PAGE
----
For Federal Reserve chairwoman Janet Yellen, monetary policy now is all about a simple rule familiar to any subway rider: mind the gap.
In her first major speech on her policy framework as Fed chairwoman, Yellen said US central bankers must be mindful of how short the Fed is of its goals of full employment and price stability.
"The larger the shortfall of employment or inflation from their respective objectives, and the slower the projected progress toward those objectives, the longer the current target range for the federal funds rate is likely to be maintained," Yellen said on Wednesday to the Economic Club of New York.
The gap, in both cases, is large, with a jobless rate of 6.7 per cent more than a percentage point higher than the top end of the Federal Open Market Committee's estimate of full employment. Inflation, by the Fed's preferred measure, is more than a percentage point below its 2 per cent goal. It will take more than two years for the economy to close in on the Fed's goals, she said, adding that the Fed's forecasts in the past were disrupted by negative surprises, not positive ones.
"She clarified exactly what her views are and what the committee's views are about what the Fed may do over the next six to 12 months or even the next three years," said Brian Jacobsen, who helps oversee US$241 billion as chief portfolio strategist at Wells Fargo Advantage Funds in Wisconsin. Her speech "better managed the messages she wanted to get out of the last policy statement."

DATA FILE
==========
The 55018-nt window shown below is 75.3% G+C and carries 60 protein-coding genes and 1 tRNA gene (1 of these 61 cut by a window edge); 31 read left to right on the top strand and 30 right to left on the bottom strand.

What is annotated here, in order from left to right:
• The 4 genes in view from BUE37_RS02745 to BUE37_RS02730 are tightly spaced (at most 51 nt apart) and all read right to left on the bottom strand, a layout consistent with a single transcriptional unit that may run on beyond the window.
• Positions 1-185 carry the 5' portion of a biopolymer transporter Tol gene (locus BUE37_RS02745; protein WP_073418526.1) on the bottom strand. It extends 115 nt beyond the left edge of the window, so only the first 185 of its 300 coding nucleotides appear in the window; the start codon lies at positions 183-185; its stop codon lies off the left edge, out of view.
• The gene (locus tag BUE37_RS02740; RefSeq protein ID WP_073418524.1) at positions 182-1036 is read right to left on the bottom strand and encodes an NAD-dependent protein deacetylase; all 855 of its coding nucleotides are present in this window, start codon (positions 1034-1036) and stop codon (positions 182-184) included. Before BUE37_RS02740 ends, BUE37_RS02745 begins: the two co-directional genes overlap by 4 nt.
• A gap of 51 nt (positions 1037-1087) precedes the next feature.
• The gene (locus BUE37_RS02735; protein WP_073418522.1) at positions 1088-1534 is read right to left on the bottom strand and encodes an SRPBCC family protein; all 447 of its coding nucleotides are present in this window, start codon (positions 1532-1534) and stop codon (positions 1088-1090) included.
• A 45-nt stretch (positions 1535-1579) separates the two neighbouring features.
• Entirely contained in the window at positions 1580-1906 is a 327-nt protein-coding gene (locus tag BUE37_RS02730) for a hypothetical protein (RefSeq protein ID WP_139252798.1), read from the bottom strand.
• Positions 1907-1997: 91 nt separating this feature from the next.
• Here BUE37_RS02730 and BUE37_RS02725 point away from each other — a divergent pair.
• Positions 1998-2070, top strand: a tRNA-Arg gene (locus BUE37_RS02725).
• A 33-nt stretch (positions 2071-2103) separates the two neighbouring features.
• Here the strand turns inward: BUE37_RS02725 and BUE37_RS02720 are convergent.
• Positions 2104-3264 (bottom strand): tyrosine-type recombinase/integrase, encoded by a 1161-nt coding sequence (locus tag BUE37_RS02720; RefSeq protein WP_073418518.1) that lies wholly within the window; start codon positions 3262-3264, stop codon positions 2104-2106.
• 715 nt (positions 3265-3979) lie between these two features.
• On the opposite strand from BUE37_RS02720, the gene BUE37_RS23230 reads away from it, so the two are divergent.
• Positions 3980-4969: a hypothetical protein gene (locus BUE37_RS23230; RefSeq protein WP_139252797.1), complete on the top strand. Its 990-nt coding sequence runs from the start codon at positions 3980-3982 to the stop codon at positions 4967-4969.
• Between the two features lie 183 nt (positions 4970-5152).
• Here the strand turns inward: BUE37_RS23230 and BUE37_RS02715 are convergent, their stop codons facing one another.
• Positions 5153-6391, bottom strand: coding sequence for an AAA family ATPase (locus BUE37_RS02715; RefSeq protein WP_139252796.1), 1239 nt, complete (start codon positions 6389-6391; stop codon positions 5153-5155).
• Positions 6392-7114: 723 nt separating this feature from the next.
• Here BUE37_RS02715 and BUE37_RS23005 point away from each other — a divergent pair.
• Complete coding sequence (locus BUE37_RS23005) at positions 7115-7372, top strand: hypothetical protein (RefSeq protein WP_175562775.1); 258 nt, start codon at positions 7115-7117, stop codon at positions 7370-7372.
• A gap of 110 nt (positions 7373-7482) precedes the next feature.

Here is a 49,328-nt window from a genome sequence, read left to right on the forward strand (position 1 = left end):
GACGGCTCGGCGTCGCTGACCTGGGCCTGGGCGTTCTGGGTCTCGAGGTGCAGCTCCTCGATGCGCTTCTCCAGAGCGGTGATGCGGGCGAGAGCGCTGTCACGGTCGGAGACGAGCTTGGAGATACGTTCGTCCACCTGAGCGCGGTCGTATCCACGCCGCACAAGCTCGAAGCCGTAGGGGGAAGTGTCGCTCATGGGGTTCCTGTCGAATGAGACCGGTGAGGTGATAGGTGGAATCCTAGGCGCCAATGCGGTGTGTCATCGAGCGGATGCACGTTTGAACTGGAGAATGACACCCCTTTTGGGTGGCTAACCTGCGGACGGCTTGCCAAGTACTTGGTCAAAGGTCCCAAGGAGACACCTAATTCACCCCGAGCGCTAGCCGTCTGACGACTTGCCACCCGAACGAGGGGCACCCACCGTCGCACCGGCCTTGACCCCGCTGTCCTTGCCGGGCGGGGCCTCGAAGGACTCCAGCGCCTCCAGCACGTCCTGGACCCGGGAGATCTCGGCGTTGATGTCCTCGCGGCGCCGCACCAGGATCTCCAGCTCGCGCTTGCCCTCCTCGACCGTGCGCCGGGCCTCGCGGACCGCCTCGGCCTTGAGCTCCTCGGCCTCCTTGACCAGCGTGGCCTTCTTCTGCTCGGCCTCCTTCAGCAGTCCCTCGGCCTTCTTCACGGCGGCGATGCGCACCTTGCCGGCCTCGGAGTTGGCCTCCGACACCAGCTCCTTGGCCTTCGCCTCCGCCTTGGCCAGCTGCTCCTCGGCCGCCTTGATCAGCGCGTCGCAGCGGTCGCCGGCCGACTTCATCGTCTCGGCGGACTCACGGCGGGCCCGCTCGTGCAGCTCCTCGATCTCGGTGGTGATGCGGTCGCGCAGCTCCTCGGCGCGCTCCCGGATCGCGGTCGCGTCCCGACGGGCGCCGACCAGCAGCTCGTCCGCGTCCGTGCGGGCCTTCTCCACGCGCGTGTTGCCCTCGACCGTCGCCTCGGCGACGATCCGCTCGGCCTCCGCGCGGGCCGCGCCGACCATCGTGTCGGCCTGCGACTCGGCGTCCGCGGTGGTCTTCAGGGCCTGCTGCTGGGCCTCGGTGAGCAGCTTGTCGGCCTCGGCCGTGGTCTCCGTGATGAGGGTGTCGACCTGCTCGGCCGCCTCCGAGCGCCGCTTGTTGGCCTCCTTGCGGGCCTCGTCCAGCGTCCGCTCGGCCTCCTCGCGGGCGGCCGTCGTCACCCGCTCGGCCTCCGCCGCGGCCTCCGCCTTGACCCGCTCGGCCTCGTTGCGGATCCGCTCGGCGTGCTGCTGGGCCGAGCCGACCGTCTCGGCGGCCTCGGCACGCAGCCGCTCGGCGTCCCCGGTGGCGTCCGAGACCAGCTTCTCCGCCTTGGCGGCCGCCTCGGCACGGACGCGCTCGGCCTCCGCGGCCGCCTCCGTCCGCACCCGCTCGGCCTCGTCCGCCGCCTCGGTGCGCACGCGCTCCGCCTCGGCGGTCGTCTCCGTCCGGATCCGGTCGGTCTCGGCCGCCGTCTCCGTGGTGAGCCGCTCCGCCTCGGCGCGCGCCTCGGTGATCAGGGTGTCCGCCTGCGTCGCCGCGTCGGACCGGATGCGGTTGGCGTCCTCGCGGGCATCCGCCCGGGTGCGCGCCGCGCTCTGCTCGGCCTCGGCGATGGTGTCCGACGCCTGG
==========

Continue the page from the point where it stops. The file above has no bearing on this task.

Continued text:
In her address, Yellen spoke of a "continuing commitment" to support the economy, which since December 2008 has taken the form of a policy rate held in a range of zero to 0.25 per cent.
While Yellen used the word "expansion" to describe current economic conditions, her preferred word was "recovery," which she used more than a dozen times, including it in the title of her remarks.
"Thus far in the recovery and to this day, there is little question that the economy has remained far from maximum employment," she said. Yellen, in her third month leading the US central bank, gave more detail on her data-driven framework after the Fed dropped a link to a specific level of unemployment for raising the benchmark lending rate last month.
At 6.7 per cent for March, she said the unemployment rate was more than a percentage point higher than policymakers' estimate for full employment of 5.2 to 5.6 per cent. "This shortfall remains significant, and in our baseline outlook, it will take more than two years to close," Yellen said.
"The progress that they've made so far has been a result of the Fed continuing to provide even more accommodation than anyone anticipated," said Laura Rosner, an economist at BNP Paribas in New York and former researcher at the Federal Reserve Bank of New York. "That's important. She's willing and ready to provide that in order to sustain progress."
Harvard University economist Martin Feldstein asked Yellen whether short-term unemployment rates might provide an early indicator of inflation pressures. She replied it would be "premature" to conclude that wages would necessarily be pushed higher as people out of work less than six months find jobs.